More politically, Edna Froese offers a lyrical and courageous essay on the suppressed, hidden, and shadow sides of maternal Mennonite identity, empathetically refusing the kinds of nostalgia or glossing over of problems in the community by which Mennonites are often tempted (including some Mennonite scholars). Here is the moving final paragraph of her essay:

Not until I was an adult and a mother myself could I begin to know how difficult it was to mother without inadvertently, with the best of intentions to do otherwise, repeating old patterns. My mother’s stories of her own mother’s indifference—too busy with too many children—and her older sisters’ resentment of having to care for yet another sibling have often come to mind. I know now both what inadequacy and depression feel like and what their sources are, now when it is far too late to tell her, genuinely for once, that it’s alright, and . . . could we dance? (italics in the original)

Other than Magdalene Redekop and Edna Froese’s energetic protests against the patriarchal cultural norms that kept their mothers from full creative expression of their subjectivity and sociality, the collection addresses the political aspects of maternal experience within the community only obliquely. Christine E. Crouse-Dick’s essay on the pangs of infertility and the exacerbation of those pangs by a community insensitive to deviations from standard family norms reaches for alternatives to patriarchal thinking about women’s social role and self-understanding. At the same time, the author upholds conventional masculinist definitions of Anabaptist values, citing Harold Bender and Harry Huebner, but none of the gender-conscious women (and also men) authors and activists who have worked so hard to create alternative social networks and understandings that could address her plight more helpfully. The conclusion of the essay is therefore a more helpless cry than it need be, at least in the contemporary North American context where this revisionary literature and the social, legal, and alternative medical benefits it has engendered is widely available: “We as a {125} community don’t know what to do, but we need to do something. We need acknowledgement of such situations and others.” (Have she and her husband tried Chinese acupuncture? Traditional indigenous herbs? Massage therapy? Counselling? There are many treatment options available in their situation now, some with very high success rates in addressing infertility itself, others with high success rates in addressing the emotional and psychological aspects of the situation. It is no longer necessary to suffer this experience so bereft of consolation as seems to be the case here. How will the church as a community change its views on these matters if the people most directly affected by them don’t take the initiative to enact such change themselves?)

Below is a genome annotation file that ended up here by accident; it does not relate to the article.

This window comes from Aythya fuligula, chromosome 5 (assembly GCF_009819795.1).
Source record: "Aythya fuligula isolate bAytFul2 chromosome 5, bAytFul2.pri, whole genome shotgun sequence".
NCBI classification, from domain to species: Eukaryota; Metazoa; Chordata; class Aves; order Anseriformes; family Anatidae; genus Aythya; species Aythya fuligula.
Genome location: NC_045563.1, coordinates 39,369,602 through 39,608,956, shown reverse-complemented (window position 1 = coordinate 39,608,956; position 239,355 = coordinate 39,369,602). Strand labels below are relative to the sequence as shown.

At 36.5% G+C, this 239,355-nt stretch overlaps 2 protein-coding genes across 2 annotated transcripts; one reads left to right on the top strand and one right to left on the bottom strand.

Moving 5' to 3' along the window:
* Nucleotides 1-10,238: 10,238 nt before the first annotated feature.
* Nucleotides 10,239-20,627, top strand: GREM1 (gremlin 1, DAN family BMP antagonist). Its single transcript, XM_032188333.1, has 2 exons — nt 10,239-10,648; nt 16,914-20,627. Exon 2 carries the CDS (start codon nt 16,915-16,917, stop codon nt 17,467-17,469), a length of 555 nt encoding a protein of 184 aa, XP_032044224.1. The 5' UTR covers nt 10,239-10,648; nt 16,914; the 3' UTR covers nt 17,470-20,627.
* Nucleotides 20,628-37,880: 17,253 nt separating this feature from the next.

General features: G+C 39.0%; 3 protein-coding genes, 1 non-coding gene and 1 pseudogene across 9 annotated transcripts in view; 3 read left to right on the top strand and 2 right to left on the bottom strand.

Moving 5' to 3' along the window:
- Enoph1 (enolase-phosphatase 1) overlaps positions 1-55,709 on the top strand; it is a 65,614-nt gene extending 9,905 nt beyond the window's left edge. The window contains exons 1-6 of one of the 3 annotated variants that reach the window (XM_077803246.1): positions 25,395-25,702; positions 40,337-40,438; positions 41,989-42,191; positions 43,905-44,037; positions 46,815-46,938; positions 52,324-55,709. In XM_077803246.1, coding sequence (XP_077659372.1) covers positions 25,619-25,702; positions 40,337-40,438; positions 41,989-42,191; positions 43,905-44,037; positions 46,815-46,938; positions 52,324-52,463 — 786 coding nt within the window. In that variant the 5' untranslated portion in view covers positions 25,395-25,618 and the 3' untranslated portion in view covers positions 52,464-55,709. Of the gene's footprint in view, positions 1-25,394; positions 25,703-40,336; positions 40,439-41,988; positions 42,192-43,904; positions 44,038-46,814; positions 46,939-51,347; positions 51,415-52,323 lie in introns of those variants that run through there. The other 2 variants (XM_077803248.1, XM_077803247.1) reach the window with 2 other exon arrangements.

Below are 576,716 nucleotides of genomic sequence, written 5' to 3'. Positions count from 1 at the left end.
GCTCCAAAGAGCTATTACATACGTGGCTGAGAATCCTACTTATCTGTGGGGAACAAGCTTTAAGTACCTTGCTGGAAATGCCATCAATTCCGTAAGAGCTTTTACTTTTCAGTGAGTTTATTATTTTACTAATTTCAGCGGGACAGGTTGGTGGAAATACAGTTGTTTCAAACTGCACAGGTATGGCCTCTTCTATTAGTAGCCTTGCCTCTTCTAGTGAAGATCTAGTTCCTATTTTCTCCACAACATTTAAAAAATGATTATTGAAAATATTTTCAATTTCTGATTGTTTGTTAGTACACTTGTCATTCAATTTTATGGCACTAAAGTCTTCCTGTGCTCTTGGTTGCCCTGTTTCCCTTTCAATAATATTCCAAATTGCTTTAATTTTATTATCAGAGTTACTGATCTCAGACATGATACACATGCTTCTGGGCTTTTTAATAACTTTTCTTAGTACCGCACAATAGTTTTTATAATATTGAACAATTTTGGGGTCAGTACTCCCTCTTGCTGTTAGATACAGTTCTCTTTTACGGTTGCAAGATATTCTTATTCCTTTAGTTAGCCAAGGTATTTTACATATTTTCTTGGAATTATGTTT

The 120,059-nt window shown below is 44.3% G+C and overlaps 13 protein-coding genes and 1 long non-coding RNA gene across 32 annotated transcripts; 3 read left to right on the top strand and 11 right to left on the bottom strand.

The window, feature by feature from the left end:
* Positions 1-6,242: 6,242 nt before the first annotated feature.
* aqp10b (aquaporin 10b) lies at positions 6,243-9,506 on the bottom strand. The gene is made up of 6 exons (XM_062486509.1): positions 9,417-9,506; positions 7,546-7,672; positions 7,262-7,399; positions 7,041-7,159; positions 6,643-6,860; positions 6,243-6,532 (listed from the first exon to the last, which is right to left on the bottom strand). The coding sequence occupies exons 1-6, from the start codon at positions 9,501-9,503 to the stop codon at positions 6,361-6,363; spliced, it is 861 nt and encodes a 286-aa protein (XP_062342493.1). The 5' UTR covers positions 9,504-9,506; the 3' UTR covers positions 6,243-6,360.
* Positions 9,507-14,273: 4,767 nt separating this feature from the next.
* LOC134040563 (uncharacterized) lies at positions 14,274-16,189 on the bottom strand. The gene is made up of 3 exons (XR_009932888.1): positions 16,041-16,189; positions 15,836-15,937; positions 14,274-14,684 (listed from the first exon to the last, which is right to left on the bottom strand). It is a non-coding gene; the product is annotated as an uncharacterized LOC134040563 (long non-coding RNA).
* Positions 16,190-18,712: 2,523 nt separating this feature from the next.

Given the lack of political analysis of Mennonite gender politics in the collection generally, I was interested to discover an essay at the end titled “From Persecution to Hope: Mennonite Mothering in a Context of Violence,” by transnational MCC worker and political mediator Jennifer Chappell Deckert. The essay does not address issues of domestic abuse or oppression of mothers in Mennonite patriarchy as I had anticipated, however. It is a moving meditation, set in war torn Colombia, which ends with this eloquent statement by a woman who has come to the Mennonite church in Bogota for assistance after experiencing trauma and displacement:

The bravest and best thing you can do for me is to sit here in front of me and listen . . . to let me release some of my sorrow, some of my pain . . . to take some of the weight and carry it for me. When I came to the church and you looked me in the eyes and said Bienvenida, I knew I could feel safe here. I knew I was home.

It’s an inspiring way to end the collection, and yet I can’t help reflecting on how impressively Mennonites enact “peace and justice” and “reconciliation” processes among oppressed people far away and yet how rarely serious issues of domestic violence and abuse toward women and children are tended to within most (still heavily male-dominated) Mennonite communities. Even, regrettably, how often Mennonite exemplary international (and safely distant) relief work is used as a smokescreen or cover to deflect attention from ethical lapses and failures at home. Domestic violence and the oppression of women among Mennonites has been very much in the international news the past few years, and it is a serious oversight and omission for this collection not to have addressed the issues of patriarchy and its ongoing perpetuation through still pervasive violence against children, humiliation of the feminine, and continued disenfranchisement of the maternal in the culture.